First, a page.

Edition : October 2016

It is not Enough to Reward Olympic Winners for Better Results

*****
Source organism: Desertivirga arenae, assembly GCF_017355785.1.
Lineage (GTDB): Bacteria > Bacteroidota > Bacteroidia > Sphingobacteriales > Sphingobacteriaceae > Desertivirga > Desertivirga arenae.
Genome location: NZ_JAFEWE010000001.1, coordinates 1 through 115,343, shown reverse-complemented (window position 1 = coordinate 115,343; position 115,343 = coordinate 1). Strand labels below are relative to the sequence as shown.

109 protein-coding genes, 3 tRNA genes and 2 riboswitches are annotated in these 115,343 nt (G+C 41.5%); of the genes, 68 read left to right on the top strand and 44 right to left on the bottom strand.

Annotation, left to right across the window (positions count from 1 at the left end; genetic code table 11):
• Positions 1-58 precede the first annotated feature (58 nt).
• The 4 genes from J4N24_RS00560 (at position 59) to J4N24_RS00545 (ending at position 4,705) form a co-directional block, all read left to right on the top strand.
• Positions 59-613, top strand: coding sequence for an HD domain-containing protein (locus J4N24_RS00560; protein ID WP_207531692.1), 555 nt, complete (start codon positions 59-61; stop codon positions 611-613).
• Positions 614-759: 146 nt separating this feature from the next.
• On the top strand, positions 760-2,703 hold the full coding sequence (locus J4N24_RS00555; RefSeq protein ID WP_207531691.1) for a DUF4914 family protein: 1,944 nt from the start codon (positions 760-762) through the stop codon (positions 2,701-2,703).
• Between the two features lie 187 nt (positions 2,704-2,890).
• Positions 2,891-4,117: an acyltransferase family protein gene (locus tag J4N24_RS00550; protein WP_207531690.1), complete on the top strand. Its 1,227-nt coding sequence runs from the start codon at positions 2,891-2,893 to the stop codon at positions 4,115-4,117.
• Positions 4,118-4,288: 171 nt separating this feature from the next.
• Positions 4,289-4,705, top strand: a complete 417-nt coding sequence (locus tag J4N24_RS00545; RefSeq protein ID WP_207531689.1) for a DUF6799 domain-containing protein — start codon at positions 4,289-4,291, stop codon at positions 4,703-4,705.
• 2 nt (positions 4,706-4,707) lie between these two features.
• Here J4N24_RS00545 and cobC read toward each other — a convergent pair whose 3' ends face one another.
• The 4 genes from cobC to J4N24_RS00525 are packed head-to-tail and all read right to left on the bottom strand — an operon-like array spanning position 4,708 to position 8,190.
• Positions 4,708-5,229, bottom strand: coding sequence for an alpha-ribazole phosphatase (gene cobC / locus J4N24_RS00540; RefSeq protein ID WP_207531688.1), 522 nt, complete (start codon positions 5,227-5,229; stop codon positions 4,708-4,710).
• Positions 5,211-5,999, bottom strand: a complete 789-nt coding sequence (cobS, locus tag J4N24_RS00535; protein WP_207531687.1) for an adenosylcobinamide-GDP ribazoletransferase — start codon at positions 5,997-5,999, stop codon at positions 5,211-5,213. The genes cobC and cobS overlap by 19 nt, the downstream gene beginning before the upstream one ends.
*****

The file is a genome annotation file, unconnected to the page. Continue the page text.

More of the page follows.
The euphoria around the medal winning performance of two young Indian women at the Rio Olympics is understandable, though frankly less understandable is the ‘competition’ among politicians to rush with announcements of huge cash rewards for the badminton player P.V. Sindhu and wrestler Shaskhi Malik. The whole of India feels elated when an individual or an Indian team performs well at the highest level of international sport. What galls is not the money that is showered on the winner but the quarters from which it flows andthe reasons behind. To the best of one’s knowledge the cricket ‘legend’ Sachin Tendulkar because the first ‘civilian’ to be so generous with his purse in rewarding the two ladies. His contribution might be one of the biggest in the history of Indian sport. But the bulk of the cash awards have come from politicians who, of course, dip into the public coffers to display their ‘generosity’. They know well that in the process they have notched up some PR points which might be useful at the hustings. The politicians’ magnanimity would have been better appreciated if they had been consistent in doing something for the betterment of sporting standards in the country or their state. That their priority lies elsewhere was perhaps unwittingly displayed by the union minister of sport, Vijay Goel, who flew all the way to Rio to click ‘selfies’ with Indian sporting stars. The retinue of petty officials who accompanied him brought shame to the country by being rough with Olympic officials and throwing their weight around, as though their fiefdom extended beyond the shore of India.